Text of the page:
Taking to the Air
As Lee and I taxi out of the mosh pit-like ramp at Oshkosh, I momentarily think about asking him to demonstrate a high-performance takeoff, but then realize the pink shirts in the tower are going to give us one anyway. The Notam governing operations during the week of AirVenture is diametrically opposed to the FARs. Lightly loaded with only three souls aboard, we rotate off in less than 1,000 feet, a little bit better than the 350-foot reduction in takeoff roll Cessna predicts for the EX; later on, we’ll be able to do a landing worthy of a carrier trap, stopping in less than 500 feet.
On climb-out, Lee engages the yaw damper, stays busy on the trim, and we speedily climb to 7,500 msl at 1,300 fpm and 115 knots. Once you push the nose over, speed builds quickly and we’re at 179 knots burning 416 pph with an OAT of about 12 degrees C. The Taws alerts us to the radio towers next the state prison and the Tcas picks up Team Aeroshell practicing in their T-6s over Lake Winnebago. We don’t need it on this July day, but in winter the 20-gallon TKS system could dispatch all but the most severe icing via its windshield nozzle and prop slinger. At minimum dispatch level of 11.7 gallons, the TKS system can provide protection for three hours and 45 minutes at normal settings and about 45 minutes in extreme conditions, Lee advises. Still, flight into icing in the EX is prohibited if an airspeed of 120 knots cannot be maintained. Unfortunately, the aircraft’s otherwise attractive panel is littered with other lawyer-driven missives, including “Do not take off with frost or snow on the aircraft.”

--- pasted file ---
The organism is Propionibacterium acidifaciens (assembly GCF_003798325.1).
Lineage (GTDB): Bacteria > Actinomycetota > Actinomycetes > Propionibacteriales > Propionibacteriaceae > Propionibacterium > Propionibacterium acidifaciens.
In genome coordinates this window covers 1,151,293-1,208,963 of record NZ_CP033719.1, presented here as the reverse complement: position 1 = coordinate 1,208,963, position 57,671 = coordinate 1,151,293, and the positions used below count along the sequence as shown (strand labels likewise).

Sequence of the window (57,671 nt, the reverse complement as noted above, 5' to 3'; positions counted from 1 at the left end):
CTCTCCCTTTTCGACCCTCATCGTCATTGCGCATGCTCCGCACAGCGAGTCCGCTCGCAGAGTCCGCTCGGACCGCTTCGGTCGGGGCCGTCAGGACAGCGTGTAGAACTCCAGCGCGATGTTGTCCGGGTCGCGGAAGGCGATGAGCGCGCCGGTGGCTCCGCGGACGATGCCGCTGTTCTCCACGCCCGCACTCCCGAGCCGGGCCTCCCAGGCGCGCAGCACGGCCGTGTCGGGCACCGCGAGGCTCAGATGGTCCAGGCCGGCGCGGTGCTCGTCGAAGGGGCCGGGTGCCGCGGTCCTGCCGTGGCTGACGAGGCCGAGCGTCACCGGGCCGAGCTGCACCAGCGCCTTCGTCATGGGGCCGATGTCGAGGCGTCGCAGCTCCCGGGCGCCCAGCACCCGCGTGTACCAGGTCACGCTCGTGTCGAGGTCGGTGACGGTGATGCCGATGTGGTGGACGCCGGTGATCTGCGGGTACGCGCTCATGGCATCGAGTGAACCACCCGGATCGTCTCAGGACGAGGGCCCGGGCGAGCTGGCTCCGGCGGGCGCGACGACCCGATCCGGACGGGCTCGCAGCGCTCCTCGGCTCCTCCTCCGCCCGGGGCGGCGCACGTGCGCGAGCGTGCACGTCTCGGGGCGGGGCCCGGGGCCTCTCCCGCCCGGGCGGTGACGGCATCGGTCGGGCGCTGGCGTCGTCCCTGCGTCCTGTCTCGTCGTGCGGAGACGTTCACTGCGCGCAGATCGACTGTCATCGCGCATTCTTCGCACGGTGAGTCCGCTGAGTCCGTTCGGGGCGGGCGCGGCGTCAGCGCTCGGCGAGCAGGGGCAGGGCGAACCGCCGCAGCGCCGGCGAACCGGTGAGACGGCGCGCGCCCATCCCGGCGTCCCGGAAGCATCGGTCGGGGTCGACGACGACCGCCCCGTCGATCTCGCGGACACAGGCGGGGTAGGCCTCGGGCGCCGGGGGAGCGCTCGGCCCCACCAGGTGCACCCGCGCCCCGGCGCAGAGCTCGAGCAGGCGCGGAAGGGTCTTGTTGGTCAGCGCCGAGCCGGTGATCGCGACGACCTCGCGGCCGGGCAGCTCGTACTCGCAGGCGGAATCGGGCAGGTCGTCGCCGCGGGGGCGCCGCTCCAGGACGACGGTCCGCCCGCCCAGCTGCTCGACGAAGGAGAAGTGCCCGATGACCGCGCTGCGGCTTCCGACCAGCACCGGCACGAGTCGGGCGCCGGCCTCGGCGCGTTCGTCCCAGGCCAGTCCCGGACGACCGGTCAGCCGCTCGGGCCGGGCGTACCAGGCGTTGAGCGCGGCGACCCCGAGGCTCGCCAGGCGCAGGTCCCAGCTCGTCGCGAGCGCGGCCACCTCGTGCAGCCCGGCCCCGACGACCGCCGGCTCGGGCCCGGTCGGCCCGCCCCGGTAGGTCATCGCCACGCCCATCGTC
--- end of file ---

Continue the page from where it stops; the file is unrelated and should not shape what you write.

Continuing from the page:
Despite this defacement, the three-screen Garmin panel is attractive and functional, part of a refreshed cockpit with plenty of shelf space for carry-on electronics and beverages. In back, the EX can be outfitted with the optional Oasis executive interior as in previous 208Bs. These posher interiors can add considerable weight–up to 600 pounds–over the commuter layout and pump up the price by $300,000. Our airplane has the standard nine-seat commuter layout and both the seats and quality of materials for this option have been greatly improved for the EX. Posh, no. Comfy, yes.
The extra engine power also means that, for the first time, a from-the-factory Grand Caravan can be equipped with amphibious floats. Wipaire expects to sell ten sets of its new $430,000 Wipline 8750s for the EX this year. The new floats have an improved main gear retraction mechanism, new oleo design, and an improved hull for better handling in rough water. Wipaire can also provide custom painting and interior installations.
Typically equipped, a wheeled Grand Caravan EX costs approximately $2.4 million. For that you get more performance and features in an airplane that remains true to its heritage for ruggedness and simplicity, qualities that will continue to serve its customers well, especially in less-developed markets.